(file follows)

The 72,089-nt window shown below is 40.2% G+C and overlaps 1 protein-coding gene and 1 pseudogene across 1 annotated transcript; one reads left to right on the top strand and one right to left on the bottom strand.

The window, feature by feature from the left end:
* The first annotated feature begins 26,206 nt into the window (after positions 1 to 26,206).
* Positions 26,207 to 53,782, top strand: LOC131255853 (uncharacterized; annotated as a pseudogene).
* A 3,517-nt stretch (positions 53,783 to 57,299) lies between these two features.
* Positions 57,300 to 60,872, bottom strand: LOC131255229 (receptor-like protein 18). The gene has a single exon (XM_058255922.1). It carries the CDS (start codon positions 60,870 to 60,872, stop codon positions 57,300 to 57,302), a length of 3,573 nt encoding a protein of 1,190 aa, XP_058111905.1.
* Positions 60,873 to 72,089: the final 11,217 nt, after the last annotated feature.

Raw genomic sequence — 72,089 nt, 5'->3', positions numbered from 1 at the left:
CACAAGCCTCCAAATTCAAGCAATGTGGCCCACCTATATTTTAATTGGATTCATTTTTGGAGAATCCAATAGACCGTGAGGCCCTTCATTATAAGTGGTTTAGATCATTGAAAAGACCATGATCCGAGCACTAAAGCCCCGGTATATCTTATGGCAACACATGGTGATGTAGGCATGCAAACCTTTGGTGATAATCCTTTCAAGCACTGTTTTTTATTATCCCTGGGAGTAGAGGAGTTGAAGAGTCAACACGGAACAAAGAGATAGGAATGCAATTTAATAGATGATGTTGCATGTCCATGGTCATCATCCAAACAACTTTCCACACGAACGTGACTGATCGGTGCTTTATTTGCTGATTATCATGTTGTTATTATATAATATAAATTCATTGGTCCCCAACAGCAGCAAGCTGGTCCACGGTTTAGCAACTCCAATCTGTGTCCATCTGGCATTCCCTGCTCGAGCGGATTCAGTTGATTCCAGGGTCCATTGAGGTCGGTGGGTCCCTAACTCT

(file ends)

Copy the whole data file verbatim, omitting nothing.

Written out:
The 72,089-nt window shown below is 40.2% G+C and overlaps 1 protein-coding gene and 1 pseudogene across 1 annotated transcript; one reads left to right on the top strand and one right to left on the bottom strand.

The window, feature by feature from the left end:
* The first annotated feature begins 26,206 nt into the window (after positions 1 to 26,206).
* Positions 26,207 to 53,782, top strand: LOC131255853 (uncharacterized; annotated as a pseudogene).
* A 3,517-nt stretch (positions 53,783 to 57,299) lies between these two features.
* Positions 57,300 to 60,872, bottom strand: LOC131255229 (receptor-like protein 18). The gene has a single exon (XM_058255922.1). It carries the CDS (start codon positions 60,870 to 60,872, stop codon positions 57,300 to 57,302), a length of 3,573 nt encoding a protein of 1,190 aa, XP_058111905.1.
* Positions 60,873 to 72,089: the final 11,217 nt, after the last annotated feature.

Raw genomic sequence — 72,089 nt, 5'->3', positions numbered from 1 at the left:
CACAAGCCTCCAAATTCAAGCAATGTGGCCCACCTATATTTTAATTGGATTCATTTTTGGAGAATCCAATAGACCGTGAGGCCCTTCATTATAAGTGGTTTAGATCATTGAAAAGACCATGATCCGAGCACTAAAGCCCCGGTATATCTTATGGCAACACATGGTGATGTAGGCATGCAAACCTTTGGTGATAATCCTTTCAAGCACTGTTTTTTATTATCCCTGGGAGTAGAGGAGTTGAAGAGTCAACACGGAACAAAGAGATAGGAATGCAATTTAATAGATGATGTTGCATGTCCATGGTCATCATCCAAACAACTTTCCACACGAACGTGACTGATCGGTGCTTTATTTGCTGATTATCATGTTGTTATTATATAATATAAATTCATTGGTCCCCAACAGCAGCAAGCTGGTCCACGGTTTAGCAACTCCAATCTGTGTCCATCTGGCATTCCCTGCTCGAGCGGATTCAGTTGATTCCAGGGTCCATTGAGGTCGGTGGGTCCCTAACTCT